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kāmarāga (T. 'dod pa la 'dod chags འདོད་པ་ལ་འདོད་ཆགས་; C. yutan 欲貪) is translated as "sensual craving," "sensuous craving," etc. It is the desire for physical pleasure and sensuality. It is an intensification of mere kāma (sensuality).
Kāmarāga is identified as:
- one of the ten fetters
- one of the seven underlying tendencies in the Pali tradition and the Abhidharma-kosa of the Sanskrit tradition
In the context of the underlying tendencies (anusaya):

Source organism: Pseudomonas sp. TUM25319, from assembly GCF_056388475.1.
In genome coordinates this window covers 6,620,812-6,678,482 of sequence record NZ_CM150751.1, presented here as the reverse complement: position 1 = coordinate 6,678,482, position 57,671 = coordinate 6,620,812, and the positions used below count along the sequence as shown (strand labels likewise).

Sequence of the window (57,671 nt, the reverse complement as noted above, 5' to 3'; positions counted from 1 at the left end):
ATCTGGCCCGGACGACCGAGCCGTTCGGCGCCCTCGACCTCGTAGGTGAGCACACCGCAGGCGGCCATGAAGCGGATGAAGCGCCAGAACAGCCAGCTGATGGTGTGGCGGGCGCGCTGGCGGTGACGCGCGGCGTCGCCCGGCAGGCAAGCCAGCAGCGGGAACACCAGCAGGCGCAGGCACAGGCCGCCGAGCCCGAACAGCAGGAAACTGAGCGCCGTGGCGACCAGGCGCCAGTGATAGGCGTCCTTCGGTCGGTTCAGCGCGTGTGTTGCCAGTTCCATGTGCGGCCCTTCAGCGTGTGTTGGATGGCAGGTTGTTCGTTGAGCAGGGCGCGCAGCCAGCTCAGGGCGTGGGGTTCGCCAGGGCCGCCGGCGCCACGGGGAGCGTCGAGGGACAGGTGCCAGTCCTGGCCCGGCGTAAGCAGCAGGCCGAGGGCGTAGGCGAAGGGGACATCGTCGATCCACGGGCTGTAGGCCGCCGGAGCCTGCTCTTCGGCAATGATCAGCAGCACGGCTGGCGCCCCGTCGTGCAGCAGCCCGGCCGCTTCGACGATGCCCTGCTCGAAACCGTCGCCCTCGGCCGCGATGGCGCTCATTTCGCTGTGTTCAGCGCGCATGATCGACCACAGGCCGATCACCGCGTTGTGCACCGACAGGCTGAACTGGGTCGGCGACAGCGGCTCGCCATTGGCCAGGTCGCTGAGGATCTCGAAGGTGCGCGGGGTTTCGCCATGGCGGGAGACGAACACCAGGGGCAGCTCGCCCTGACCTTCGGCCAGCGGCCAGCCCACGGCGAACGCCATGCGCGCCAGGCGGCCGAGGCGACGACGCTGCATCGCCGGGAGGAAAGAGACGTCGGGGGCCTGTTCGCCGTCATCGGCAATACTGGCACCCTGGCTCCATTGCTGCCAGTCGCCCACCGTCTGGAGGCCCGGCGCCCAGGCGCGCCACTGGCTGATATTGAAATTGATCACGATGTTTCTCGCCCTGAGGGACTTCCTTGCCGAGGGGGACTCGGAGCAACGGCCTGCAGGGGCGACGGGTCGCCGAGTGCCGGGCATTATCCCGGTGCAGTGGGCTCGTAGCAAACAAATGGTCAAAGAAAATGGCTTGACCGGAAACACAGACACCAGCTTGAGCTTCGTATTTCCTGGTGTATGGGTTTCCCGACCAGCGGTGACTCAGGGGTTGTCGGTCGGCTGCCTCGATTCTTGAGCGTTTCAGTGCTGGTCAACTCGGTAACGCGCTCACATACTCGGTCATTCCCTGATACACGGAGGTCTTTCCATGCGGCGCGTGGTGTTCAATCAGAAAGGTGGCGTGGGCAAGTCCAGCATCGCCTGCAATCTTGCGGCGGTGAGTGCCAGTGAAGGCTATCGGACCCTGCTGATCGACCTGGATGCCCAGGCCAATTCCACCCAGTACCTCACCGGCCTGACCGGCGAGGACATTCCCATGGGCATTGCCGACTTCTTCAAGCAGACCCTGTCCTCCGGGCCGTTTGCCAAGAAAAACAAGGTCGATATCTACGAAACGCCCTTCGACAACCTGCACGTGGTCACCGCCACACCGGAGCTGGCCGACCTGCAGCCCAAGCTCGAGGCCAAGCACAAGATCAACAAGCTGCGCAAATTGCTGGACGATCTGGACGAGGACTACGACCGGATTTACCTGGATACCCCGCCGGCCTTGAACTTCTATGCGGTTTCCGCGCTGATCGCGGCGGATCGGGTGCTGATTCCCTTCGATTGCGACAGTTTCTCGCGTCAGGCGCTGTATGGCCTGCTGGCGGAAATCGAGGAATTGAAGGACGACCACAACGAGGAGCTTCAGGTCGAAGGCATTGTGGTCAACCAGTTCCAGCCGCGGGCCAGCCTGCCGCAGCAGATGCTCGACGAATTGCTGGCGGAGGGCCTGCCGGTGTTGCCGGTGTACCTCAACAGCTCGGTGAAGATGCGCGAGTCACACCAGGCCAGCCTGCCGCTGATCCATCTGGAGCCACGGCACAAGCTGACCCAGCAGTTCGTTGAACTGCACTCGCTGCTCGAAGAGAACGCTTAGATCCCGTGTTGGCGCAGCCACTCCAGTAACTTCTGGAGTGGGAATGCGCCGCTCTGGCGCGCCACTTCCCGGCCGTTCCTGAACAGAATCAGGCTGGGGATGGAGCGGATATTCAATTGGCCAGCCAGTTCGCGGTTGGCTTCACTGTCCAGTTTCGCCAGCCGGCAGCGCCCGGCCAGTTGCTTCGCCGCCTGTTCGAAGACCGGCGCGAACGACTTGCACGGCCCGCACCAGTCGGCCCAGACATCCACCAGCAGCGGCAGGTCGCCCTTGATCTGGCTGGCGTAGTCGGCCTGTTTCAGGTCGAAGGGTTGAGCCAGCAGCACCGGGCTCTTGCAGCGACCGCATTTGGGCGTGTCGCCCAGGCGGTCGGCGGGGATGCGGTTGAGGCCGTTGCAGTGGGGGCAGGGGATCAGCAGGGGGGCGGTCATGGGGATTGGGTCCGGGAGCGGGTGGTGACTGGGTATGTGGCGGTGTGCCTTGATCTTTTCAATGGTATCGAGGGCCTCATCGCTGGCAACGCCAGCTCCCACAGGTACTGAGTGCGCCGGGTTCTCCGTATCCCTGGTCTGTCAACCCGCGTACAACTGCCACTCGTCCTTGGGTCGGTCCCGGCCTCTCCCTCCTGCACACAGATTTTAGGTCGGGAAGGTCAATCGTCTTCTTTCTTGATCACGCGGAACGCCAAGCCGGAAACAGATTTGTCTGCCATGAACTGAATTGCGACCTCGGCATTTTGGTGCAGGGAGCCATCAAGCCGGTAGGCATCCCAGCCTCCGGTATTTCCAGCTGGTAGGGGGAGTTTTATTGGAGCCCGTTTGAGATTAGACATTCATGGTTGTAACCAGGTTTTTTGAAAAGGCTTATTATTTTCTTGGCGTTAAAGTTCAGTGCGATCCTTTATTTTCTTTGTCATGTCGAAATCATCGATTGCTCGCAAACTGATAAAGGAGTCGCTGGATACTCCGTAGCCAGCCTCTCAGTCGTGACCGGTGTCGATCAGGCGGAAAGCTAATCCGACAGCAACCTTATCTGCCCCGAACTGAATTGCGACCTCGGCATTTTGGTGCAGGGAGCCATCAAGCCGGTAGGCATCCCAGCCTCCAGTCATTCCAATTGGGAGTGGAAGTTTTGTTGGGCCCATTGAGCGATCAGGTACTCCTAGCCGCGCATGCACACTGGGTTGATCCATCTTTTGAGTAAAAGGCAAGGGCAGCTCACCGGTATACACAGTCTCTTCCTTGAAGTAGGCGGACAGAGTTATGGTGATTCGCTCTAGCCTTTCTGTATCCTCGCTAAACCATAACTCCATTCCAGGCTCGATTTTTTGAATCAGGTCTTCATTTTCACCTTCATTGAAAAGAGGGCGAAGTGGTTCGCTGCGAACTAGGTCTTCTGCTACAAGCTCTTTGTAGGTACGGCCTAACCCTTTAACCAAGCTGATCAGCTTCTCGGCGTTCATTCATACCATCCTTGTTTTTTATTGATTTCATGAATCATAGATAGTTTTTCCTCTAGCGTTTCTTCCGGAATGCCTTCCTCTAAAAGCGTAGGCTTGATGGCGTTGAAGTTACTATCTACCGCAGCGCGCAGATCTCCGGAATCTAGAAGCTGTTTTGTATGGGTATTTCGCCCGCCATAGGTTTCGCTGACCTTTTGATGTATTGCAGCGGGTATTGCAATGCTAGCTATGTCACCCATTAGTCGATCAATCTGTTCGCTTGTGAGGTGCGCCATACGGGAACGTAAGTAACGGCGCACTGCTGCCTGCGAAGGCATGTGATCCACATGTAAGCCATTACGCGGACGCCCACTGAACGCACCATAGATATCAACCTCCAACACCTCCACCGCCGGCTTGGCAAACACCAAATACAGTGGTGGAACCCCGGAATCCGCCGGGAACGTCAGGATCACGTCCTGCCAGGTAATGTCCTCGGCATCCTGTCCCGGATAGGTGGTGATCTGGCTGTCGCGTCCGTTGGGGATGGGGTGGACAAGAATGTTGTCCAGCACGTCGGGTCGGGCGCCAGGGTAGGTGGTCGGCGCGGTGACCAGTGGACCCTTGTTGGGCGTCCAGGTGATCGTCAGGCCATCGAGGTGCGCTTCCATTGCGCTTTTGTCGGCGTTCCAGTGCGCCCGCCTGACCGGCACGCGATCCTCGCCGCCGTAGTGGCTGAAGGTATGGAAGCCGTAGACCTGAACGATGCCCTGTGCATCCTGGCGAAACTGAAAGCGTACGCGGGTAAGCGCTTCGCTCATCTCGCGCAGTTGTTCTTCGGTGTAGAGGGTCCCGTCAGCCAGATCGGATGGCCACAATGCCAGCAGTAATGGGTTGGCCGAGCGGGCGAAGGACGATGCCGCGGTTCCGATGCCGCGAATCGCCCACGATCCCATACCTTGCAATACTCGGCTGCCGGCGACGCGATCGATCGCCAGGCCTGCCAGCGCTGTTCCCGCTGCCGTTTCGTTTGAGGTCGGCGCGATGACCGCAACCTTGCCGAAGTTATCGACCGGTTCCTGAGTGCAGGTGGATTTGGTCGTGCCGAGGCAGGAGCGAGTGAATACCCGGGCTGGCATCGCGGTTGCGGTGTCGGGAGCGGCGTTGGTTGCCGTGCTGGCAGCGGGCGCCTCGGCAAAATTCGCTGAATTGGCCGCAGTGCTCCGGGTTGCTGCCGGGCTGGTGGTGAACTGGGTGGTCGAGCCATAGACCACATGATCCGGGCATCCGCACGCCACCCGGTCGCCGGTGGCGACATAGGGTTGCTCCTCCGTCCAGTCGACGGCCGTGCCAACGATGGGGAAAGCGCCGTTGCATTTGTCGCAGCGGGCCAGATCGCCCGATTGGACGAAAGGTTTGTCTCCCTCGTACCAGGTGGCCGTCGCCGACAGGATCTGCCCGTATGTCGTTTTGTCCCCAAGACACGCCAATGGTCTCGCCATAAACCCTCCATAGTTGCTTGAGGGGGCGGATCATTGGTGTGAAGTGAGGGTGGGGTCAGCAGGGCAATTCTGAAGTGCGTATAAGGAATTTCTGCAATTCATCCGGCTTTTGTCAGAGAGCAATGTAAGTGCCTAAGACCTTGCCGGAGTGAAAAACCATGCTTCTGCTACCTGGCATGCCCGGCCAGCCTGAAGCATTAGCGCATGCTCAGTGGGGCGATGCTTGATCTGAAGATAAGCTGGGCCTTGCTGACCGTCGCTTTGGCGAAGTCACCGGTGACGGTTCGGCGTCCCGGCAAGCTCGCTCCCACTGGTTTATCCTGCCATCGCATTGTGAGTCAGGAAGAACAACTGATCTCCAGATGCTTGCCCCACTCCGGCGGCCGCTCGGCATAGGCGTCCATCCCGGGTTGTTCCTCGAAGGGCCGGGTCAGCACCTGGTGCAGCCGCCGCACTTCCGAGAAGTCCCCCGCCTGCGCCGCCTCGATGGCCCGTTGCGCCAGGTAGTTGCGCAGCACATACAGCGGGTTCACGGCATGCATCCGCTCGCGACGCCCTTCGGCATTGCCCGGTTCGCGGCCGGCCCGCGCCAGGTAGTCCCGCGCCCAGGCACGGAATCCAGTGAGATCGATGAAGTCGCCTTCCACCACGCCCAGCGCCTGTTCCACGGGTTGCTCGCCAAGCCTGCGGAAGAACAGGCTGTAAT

- ... attachment to sensuality (kāmarāga) is the attachment of the desire realm that hungers after sensory objects of the desire realm – sights, sounds, and so forth.
Kāmarāga is distinguished from attachment to existence (bhavarāga), which is defined as "attachment to birth in the form and formless realms; it is possessed by beings in all three realms who cling to the bliss of concentration."
- ↑ Buswell & Lopez 2014, s.v. kāmaragā.
- ↑ 2.0 2.1 Dalai Lama & Thubten Chodron 2018b, s.v. Chapter 3: True Origins of Dukkha, section "Underlying Tendencies".
- Buswell, Robert E.; Lopez, Donald S. (2014), The Princeton Dictionary of Buddhism, Princeton University
- Dalai Lama; Thubten Chodron (2018b), Saṃsāra, Nirvāṇa, and Buddha Nature, The Library of Wisdom and Compassion, Volume 3, Wisdom Publications